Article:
Play-Shop: Unlocking facets of storytelling
Led by the versatile Ramaa Bharadvaj, Play-Shop was an experiential workshop organised by Narthaki and presented by ABHAI (Association of Bharatanatyam Artistes of India). The workshop delved into the intricacies of character development, role embodiment, and the art of expressing emotions on stage. “It is important for a dancer to study the layers in the verse or poetry,” emphasised Ramaa as she opened with the popular Ekadanta sloka on Ganesa.
The workshop was centred around Ramaa’s objective – ‘laugh, imagine and think’ and was thoughtfully organised, with a perfect balance of theory and practical exercises. She touched upon aucitya, vibhava, anubhava, and anukarana to discuss various techniques for building multifaceted characters.
How does one create a compelling character? Participants were given hands-on activities designed to put theory into practice by improvising exercises and role-playing scenarios. The segment on expressive techniques was a standout. The facilitators delved into the nuances of body language, facial expressions, and slight modulations to effectively convey emotions to the audience. She came up with interesting adjectives and asked them to respond spontaneously. For example, a toddler, an old man, someone being chased, a devious personality, a drunk one and so on. These exercises enhanced our acting skills and fostered a sense of camaraderie among participants. Feedback and constructive critiques during role-playing sessions further accelerated the enthusiasm of the participants.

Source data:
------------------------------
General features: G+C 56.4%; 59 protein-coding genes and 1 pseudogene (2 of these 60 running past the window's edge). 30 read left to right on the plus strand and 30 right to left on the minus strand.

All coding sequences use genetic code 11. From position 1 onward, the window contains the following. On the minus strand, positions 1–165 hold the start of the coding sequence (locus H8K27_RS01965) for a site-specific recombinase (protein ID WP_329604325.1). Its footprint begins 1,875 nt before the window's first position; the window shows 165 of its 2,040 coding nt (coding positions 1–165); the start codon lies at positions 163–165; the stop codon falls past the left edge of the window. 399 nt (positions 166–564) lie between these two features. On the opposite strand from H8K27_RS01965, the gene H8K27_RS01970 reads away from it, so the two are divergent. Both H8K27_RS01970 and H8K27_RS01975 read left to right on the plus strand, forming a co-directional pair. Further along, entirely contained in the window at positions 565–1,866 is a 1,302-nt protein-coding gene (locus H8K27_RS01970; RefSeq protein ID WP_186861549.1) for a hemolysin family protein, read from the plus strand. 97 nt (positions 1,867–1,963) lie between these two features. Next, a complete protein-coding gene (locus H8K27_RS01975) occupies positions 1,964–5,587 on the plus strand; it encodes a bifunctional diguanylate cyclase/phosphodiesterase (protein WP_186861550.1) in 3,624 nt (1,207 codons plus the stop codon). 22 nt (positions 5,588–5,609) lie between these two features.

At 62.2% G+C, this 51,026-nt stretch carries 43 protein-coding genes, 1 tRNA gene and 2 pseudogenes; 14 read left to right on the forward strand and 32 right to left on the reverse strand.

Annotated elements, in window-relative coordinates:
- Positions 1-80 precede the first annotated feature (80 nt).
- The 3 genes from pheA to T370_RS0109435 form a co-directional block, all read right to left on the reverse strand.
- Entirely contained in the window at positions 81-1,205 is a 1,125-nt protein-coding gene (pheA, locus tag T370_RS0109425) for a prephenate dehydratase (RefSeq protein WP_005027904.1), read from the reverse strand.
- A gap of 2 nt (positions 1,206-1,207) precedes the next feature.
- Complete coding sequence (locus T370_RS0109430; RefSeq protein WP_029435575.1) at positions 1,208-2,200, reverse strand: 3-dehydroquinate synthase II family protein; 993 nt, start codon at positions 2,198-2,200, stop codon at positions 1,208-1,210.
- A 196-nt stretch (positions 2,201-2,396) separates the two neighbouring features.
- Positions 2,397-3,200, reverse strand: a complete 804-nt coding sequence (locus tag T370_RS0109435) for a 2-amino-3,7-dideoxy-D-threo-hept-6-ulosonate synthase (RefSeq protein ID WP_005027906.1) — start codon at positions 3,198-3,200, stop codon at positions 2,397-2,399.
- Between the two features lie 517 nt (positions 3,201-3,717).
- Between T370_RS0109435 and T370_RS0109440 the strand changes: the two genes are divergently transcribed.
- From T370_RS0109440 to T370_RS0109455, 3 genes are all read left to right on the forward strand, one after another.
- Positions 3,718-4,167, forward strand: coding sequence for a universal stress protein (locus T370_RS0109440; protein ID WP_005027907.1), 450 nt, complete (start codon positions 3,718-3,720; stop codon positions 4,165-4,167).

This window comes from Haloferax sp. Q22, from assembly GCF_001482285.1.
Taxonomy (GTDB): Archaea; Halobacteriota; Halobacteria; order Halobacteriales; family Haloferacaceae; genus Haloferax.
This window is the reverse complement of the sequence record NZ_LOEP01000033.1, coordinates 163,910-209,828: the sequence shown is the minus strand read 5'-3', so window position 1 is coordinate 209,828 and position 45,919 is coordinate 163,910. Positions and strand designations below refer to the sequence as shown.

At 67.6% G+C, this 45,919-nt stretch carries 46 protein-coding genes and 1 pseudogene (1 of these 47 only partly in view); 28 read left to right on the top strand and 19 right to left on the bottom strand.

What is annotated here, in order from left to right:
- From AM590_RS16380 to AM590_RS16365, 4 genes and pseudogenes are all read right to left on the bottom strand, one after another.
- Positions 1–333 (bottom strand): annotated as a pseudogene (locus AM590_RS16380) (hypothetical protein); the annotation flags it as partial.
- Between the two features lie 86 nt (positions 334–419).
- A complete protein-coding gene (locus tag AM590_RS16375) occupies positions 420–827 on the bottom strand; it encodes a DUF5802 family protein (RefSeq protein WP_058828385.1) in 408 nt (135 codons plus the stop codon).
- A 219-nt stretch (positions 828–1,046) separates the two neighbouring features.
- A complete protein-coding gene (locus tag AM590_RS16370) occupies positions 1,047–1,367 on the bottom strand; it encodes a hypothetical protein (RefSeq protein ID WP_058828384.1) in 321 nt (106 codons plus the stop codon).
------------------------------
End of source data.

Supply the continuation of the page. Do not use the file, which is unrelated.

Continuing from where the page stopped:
In her ‘fun’ shop, Ramaa interwove facets of Indian and European aesthetics and anecdotes from her life and learning. “In a nutshell, information, knowledge, experience, and wisdom follow a process, and one has to patiently work, read, observe and allow oneself to grow,” shared Ramaa.
Another interesting activity that dancers enjoyed was ‘inflexion’ or emphasis on a word that could change how one thinks and emotes. Therefore, drafting a script is not similar to writing an article. She elucidated how the meaning of a sentence and the technique of body language changes with shifting prominence on each word.
Along with the several take-aways, what stood out was how she turned her workshop into a motivational experience for dancers. “Develop your own vision statements because that is what will make you unique and give your work a direction and a purpose,” reiterated Ramaa.
Dancer and Founder of Narthaki, Anita Ratnam, concluded the session with her insights on creatively using props. She put forward how the fluidity and expressiveness of dance, with the innovative incorporation of props, can result in a captivating fusion of movement and artistic storytelling. She said that through guided exercises, collaborative routines, and improvisational sessions, one can hone their technical dance skills and learn how to seamlessly integrate props to evoke specific moods, themes, and narratives. Anita brought a hat and a rope as examples and asked the participants to experiment.
This workshop broadened the horizons of the eclectic range of participants comprising learners, performers, theatre lovers and dance teachers.